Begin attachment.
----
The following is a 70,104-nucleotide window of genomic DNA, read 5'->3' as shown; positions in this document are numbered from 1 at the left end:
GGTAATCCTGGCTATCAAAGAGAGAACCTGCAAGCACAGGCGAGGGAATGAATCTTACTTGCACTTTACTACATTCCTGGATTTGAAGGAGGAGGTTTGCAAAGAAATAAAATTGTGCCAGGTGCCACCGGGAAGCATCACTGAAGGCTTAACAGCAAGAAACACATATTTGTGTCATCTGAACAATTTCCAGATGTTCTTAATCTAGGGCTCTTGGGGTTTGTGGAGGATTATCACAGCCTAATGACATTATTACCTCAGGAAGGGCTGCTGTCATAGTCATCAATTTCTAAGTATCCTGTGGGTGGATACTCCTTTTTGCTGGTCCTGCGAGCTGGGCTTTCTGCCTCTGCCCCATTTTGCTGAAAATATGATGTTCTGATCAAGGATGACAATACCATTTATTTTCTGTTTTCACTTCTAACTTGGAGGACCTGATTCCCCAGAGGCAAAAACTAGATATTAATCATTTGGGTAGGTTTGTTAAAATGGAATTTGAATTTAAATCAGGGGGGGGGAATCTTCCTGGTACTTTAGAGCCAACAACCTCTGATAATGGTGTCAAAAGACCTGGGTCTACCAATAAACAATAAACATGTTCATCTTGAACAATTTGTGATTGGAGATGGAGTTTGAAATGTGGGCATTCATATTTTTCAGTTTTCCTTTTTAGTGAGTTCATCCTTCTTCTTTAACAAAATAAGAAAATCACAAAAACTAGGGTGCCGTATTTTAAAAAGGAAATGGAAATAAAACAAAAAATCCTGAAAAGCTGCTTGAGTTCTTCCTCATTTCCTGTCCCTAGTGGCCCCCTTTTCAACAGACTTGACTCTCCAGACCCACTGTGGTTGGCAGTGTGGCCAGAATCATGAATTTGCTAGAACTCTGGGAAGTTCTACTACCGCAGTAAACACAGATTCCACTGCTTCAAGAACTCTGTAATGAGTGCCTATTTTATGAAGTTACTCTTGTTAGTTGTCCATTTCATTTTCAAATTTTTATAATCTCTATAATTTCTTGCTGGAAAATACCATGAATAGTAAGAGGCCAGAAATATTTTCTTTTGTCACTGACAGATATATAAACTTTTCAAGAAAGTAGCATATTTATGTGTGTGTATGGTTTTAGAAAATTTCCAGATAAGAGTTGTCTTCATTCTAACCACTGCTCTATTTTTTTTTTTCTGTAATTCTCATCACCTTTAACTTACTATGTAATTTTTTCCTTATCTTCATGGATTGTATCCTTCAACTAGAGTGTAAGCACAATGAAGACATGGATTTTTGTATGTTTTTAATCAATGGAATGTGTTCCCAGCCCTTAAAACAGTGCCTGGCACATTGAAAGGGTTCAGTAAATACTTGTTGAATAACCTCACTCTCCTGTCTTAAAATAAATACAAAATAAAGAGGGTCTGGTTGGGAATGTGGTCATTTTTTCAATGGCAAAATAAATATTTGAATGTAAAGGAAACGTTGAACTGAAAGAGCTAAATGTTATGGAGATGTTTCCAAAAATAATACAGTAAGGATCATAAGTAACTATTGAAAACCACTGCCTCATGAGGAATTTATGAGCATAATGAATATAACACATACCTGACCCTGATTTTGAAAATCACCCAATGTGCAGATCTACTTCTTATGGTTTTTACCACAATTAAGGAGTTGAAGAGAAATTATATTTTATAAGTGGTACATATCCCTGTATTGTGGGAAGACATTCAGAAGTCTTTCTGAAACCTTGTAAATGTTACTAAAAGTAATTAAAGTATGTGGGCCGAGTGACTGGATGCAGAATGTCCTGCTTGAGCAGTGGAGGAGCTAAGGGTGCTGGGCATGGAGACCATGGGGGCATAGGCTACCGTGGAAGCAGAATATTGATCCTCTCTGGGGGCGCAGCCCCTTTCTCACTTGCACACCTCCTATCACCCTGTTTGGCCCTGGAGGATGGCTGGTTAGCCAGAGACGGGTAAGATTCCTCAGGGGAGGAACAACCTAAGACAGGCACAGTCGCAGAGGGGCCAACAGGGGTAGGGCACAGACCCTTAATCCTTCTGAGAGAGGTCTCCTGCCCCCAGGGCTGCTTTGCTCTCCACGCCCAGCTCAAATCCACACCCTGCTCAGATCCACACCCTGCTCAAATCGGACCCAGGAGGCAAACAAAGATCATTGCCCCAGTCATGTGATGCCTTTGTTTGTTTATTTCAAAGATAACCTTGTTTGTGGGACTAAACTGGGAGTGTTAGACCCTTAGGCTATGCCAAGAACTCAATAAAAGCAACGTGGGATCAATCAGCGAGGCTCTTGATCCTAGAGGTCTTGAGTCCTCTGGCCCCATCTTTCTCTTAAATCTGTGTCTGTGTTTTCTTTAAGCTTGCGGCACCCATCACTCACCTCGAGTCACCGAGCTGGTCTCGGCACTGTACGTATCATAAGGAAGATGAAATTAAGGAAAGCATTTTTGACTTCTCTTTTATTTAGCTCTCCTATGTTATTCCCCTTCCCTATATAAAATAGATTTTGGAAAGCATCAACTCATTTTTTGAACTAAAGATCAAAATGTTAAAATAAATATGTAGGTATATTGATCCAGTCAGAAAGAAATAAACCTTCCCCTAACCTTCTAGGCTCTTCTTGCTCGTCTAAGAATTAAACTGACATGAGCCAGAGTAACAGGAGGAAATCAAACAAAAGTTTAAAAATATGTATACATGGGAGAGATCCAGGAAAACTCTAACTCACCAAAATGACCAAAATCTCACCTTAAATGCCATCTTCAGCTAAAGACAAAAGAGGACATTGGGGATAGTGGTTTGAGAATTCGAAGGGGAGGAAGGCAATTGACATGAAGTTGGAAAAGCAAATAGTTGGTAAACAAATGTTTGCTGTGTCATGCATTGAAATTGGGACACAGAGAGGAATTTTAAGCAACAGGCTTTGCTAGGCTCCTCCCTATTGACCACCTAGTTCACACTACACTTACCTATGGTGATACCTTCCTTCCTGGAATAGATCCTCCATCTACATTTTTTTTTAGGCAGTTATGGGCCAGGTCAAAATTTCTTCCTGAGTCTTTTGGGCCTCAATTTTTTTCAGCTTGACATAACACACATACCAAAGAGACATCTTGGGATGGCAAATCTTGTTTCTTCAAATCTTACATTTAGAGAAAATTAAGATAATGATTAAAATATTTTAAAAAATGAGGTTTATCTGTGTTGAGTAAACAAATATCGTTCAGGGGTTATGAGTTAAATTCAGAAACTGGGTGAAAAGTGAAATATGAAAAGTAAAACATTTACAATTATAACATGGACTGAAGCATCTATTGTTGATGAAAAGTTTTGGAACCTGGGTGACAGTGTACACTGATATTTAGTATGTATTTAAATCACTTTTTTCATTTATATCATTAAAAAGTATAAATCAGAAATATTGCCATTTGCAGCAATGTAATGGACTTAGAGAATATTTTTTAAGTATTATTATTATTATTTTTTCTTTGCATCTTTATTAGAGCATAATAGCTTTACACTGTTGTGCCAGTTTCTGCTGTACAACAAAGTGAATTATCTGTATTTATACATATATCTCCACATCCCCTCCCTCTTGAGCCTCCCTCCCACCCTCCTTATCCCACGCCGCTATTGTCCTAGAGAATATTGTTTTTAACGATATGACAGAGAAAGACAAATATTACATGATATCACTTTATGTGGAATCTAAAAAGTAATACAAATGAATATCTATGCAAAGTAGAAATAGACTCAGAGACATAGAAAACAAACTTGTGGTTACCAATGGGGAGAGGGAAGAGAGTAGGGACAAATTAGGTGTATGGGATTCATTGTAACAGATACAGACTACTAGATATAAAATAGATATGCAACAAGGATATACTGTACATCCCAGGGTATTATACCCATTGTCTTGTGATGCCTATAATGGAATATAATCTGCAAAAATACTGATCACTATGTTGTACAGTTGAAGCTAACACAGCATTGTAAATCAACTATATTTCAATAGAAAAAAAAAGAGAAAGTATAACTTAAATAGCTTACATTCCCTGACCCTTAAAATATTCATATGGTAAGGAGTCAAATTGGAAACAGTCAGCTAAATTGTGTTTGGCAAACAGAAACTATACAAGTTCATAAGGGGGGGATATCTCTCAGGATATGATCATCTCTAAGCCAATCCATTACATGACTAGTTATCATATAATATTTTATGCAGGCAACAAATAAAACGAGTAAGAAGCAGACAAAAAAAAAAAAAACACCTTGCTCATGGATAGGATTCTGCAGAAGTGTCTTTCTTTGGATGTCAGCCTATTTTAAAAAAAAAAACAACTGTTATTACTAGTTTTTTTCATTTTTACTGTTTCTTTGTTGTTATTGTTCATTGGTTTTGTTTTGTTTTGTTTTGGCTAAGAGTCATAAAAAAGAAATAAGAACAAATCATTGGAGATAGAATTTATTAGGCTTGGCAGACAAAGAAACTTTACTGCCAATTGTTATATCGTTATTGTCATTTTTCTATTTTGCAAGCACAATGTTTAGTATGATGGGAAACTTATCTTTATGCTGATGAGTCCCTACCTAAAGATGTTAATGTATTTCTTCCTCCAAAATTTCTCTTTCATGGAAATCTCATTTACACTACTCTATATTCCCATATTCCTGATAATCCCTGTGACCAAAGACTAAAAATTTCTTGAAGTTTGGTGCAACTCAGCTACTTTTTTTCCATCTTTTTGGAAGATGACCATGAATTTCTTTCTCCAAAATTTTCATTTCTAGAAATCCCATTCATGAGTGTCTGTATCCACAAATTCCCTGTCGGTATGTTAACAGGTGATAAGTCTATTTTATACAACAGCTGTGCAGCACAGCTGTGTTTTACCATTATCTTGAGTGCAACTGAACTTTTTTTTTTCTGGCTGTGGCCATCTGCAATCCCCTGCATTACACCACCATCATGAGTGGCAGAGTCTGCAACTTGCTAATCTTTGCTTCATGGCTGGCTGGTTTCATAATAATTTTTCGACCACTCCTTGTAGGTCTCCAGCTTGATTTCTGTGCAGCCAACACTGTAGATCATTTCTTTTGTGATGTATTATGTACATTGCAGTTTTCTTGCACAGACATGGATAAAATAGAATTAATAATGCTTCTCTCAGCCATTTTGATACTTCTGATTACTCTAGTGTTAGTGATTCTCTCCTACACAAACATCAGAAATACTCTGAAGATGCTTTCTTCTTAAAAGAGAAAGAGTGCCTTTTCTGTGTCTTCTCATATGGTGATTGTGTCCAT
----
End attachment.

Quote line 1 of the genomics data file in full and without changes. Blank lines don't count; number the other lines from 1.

The following is a 70,104-nucleotide window of genomic DNA, read 5'->3' as shown; positions in this document are numbered from 1 at the left end: